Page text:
Elephant TB transmission to humans at Oregon Zoo - Outbreak News Today | Outbreak News Today Outbreak News Today
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A June 2013 report on elephant tuberculosis (TB) in “Rama” the 30-year-old Asian elephant at the Oregon Zoo has found it’s way back into the news as a Centers for Disease Control and Prevention report Friday discussed at least seven staff members at the Oregon Zoo who have tested positive for TB.

The employees were infected with a latent form of the respiratory illness and therefore displayed no symptoms and were not contagious, according to researchers.

Mycobacterium tuberculosis bacteria/CDC

Mycobacterium tuberculosis bacteria/CDC

KGW.com reports:

Dr. Jennifer Vines, the Multnomah County Health Department (MCHD) Deputy Health Officer, says three zoo elephants, Rama, Tusko and Packy were found to have TB. She believes six people who worked closely with the elephants got a non-active form of it from Rama, because of constant close contact.

“We’re fairly confident that at least six people probably got a non-active, latent form of TB from the first elephant who had active TB,” Dr. Vines said. “There’s an additional person who tested positive. It was hard to make any conclusions. And then we had another person, a volunteer, who had an active form of the disease. And again and we don’t have any conclusions there either.”

Throughout the investigation, MCHD worked with the zoo and the Oregon Health Authority to ensure the safety of staff members, animals, and the public. Close and prolonged contact, including spending multiple hours indoors with infected elephants, was associated with TB transmission in this investigation, the CDC report states. Continuing routine protocols for annual TB screening of humans who work with elephants is warranted, as is a heightened screening recommendation for the closest contacts until summer 2016.

In addition to other administrative and environmental controls, all current close contacts wear a fit-tested N-95 respirator or higher level of protection when in the elephant barn or in contact with any potentially infectious elephant. Close contacts will continue to receive a TST every 6 months until summer 2016, at which point the exposure control plan will be reevaluated. Close contacts with previous positive test results will have a periodic TB symptom screen rather than a TST.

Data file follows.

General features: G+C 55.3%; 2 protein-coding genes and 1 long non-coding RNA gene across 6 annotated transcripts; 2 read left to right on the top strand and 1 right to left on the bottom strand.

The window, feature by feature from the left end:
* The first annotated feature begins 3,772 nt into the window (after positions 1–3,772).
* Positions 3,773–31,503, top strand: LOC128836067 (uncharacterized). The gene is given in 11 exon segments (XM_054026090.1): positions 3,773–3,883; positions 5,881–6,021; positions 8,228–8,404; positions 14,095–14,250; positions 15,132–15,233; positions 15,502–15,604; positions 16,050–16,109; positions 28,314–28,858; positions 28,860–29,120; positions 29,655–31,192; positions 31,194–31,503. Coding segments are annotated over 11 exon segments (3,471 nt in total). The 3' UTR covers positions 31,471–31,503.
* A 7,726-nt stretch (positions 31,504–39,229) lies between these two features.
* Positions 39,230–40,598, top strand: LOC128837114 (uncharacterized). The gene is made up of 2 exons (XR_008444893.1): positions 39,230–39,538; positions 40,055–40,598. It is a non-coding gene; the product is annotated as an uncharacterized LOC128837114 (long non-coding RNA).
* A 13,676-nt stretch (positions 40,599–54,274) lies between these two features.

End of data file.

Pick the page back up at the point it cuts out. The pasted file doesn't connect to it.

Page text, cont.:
Once all elephants complete treatment for active TB, the Oregon Health Authority, MCHD, and the zoo veterinarians will decide whether to modify the exposure control plan. The elephants will continue to be screened at regular intervals according to Department of Agriculture guidelines. Because of the absence of guidance on determining when an elephant is no longer infectious, the zoo and state and local public health professionals defined an infectious elephant as one that 1) has had M. tuberculosis isolated from a culture of a trunk washing sample, 2) has not received at least 2 months of adequate TB treatment, and 3) has not had at least three consecutive negative findings from cultures of monthly trunk washing samples; or that is not responding to treatment, has a worsening serologic picture,* or might otherwise pose a risk to the herd, zoo personnel, or the public. On the basis of the contact investigation results, MCHD has advised that outdoor contact with infectious elephants for <30 minutes and at a distance of ≥25 feet posed minimal risk for TB transmission.

MCHD also worked with zoo veterinarians and the state public health veterinarian to develop guidelines for safe public elephant viewing. Although the contact investigation suggested minimal risk, all infectious elephants were removed from general display and public viewing within 100 feet. Routine indoor and outdoor public viewing of noninfectious elephants is considered safe.

It’s not uncommon for elephants in captivity to be infected with TB. Roughly 5 percent of Asian elephants in North America have it.


1 Comment

  1. TB in captive elephants may be rare but at the Oregon Zoo it seems to be rampant. Three elephants contracted the disease, two were euthanized this past year, Rama, 31 and Tusko, 44. They both had old leg injuries and supposedly the TB did not play a part in the decision to euthanize them. Packy, 53, is in isolation and still being treated with TB drugs which have caused profound side effects, including extreme weight loss and he has been taken off the drugs at least twice. So the danger to elephants is both from transmission of TB from humans–as elephants in the wild do not get TB, and they are again put in peril from serious side effects of the TB drugs. Captivity is the root cause of all the conditions and illnesses that so many elephants suffer from in zoos. TB is just one of them and gets a lot of press as it can potentially harm humans.

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